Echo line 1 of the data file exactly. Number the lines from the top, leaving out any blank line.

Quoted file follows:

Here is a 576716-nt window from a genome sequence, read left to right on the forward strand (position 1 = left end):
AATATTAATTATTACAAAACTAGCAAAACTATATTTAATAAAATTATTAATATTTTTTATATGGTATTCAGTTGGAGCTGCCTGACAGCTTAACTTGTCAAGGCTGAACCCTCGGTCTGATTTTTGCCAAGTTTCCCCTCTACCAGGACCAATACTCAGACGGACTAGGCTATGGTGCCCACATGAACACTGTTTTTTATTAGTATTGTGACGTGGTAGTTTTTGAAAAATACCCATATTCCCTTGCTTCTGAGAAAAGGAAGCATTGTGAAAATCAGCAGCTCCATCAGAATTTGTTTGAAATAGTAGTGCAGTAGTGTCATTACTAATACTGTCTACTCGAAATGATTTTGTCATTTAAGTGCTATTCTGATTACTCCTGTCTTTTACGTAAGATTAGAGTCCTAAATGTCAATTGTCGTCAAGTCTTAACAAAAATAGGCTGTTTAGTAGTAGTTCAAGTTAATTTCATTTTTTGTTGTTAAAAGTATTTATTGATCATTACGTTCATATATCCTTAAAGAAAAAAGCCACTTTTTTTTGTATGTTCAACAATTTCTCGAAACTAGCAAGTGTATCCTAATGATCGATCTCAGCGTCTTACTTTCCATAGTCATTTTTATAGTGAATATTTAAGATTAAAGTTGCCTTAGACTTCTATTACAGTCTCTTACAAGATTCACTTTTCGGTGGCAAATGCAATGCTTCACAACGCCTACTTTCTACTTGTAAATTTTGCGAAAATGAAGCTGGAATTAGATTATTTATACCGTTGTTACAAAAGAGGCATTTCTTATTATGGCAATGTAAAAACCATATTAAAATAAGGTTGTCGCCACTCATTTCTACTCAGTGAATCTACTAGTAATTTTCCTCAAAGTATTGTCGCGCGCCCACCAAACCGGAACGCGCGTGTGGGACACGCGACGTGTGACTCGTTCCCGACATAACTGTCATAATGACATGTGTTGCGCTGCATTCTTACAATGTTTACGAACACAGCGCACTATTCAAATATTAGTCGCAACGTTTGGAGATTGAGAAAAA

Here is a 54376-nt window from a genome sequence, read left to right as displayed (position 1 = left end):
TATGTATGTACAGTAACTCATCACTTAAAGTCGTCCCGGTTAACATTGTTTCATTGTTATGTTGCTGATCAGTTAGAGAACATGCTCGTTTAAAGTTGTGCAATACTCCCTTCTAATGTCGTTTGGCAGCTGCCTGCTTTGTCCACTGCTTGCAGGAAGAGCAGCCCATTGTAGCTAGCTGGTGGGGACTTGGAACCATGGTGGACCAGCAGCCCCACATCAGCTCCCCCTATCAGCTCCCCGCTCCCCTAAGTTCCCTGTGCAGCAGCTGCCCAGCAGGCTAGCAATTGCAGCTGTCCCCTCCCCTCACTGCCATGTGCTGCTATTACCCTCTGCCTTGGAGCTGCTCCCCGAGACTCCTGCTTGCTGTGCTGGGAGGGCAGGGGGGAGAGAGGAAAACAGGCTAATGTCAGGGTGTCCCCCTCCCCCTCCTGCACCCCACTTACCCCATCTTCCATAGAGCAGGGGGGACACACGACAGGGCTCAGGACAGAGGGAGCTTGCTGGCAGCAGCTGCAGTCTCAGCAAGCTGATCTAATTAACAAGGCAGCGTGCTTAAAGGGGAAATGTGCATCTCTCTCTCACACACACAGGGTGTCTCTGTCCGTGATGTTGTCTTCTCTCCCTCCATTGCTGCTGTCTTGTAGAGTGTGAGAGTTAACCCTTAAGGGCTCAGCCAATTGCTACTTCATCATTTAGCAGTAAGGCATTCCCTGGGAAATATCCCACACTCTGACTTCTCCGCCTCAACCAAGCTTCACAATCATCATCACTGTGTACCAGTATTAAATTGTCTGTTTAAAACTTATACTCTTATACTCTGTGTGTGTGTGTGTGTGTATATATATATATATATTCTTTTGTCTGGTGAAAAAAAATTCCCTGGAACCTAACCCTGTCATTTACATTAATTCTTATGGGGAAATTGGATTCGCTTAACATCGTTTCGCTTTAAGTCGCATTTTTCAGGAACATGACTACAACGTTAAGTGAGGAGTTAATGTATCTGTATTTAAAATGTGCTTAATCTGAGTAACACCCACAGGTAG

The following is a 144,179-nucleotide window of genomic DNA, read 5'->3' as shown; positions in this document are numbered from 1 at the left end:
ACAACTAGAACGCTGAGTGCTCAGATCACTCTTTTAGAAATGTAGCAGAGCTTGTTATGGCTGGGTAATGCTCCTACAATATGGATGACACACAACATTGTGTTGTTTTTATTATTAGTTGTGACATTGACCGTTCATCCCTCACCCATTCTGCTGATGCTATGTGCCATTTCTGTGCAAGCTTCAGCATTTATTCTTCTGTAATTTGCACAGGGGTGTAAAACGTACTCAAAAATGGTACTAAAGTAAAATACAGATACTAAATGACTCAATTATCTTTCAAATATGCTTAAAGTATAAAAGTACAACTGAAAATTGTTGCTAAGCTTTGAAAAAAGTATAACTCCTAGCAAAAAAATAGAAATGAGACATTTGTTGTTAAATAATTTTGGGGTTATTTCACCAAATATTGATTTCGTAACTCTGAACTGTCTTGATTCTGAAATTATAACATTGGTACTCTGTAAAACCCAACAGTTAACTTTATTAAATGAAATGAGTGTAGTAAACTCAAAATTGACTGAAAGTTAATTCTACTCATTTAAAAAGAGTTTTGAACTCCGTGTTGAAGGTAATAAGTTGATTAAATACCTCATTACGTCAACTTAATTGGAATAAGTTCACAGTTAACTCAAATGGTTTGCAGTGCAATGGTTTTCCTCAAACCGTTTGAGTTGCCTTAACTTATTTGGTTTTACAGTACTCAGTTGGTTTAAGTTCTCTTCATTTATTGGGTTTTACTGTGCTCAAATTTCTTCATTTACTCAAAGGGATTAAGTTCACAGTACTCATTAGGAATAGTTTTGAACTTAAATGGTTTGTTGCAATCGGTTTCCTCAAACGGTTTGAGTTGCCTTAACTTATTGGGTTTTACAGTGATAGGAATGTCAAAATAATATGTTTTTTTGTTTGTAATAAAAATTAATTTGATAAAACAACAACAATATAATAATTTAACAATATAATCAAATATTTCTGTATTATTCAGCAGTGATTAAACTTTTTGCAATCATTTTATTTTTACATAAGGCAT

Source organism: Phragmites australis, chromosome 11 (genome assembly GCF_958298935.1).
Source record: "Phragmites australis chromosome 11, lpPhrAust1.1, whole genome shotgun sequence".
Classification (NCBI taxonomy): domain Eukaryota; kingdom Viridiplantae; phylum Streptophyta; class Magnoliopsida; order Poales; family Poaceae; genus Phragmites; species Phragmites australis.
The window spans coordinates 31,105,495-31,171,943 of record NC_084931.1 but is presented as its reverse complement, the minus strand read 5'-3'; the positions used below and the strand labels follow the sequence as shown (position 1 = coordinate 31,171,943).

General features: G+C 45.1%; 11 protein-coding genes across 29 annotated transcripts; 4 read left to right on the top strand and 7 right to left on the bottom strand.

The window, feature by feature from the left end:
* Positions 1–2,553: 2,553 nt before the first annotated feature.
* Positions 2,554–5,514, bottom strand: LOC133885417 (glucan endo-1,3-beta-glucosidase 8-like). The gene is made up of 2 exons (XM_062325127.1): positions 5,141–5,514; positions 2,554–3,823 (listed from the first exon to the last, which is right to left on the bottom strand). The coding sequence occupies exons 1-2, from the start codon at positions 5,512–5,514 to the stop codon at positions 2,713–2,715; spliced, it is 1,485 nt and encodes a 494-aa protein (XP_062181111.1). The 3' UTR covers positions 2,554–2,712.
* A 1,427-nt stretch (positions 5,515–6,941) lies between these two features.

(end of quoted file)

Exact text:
Here is a 576716-nt window from a genome sequence, read left to right on the forward strand (position 1 = left end):